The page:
As a result of long-term carbohydrate and calorie restriction, dieters may experience reduced:
- metabolic rate
- thyroid hormone output
- sympathetic nervous system activity
- spontaneous physical activity (you want to nap and sit)
- leptin levels (you need to tell you that you’re full)
- reproductive hormone output (you may not want a baby but this usually means for women peri menopause increased fat storage)
Reducing carbohydrates (if protein and fat are kept the same) reduces over all calories or energy. That has consequences. Eat less and you tell the body to burn less.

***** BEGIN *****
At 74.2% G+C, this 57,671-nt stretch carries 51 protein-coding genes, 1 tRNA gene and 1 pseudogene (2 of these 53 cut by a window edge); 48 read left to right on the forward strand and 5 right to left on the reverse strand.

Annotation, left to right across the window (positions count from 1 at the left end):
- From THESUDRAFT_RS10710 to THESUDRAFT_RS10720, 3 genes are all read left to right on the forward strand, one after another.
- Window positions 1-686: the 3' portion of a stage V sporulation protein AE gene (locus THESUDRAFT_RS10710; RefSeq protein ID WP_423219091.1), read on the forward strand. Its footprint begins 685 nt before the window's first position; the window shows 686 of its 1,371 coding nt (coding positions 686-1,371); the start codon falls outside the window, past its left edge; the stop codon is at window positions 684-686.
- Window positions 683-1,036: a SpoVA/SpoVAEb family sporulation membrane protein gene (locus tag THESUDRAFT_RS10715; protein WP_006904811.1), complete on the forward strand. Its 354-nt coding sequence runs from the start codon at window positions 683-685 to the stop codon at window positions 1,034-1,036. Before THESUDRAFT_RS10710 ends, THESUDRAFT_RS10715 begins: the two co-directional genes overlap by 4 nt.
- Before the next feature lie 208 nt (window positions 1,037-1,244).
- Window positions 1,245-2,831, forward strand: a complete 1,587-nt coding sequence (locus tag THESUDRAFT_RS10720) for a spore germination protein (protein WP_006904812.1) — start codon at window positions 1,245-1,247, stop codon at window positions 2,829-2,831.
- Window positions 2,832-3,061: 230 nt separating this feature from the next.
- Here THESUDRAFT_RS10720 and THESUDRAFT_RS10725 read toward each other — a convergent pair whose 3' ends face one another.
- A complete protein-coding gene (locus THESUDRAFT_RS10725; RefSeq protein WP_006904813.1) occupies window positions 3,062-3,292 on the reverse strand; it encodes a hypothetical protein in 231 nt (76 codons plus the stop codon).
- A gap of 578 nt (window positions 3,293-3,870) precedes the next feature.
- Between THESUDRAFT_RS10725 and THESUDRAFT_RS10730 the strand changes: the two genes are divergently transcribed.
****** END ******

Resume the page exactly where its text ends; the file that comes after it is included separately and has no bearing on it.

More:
I’ve watched university students and employees (personal trainers) go through training for body building competitions. Sadly, I’ve watched them attempt to apply their own training and diet methods to women in midlife who have no desire to stand on stage and flex for a few moments but who do want all day energy and better legs, arms, and abs (these do not take extremes)! Those are reasonable goals and there is a safe, sane, simpler way to get there.
Here’s what I noticed about these women training for on-stage presence at figure competitions. They would workout hard at the crack of dawn, between training sessions, and/or often again in the evening, then spend the afternoon napping at the pool, exhausted instead of interacting with their children, or sneaking home between their training sessions to take naps. That’s the reference above to “reduced spontaneous physical activity.” These women get less active in their normal daily lives as they get more active in the gym and running off fat.
The Flipping 50 Approach to Exercise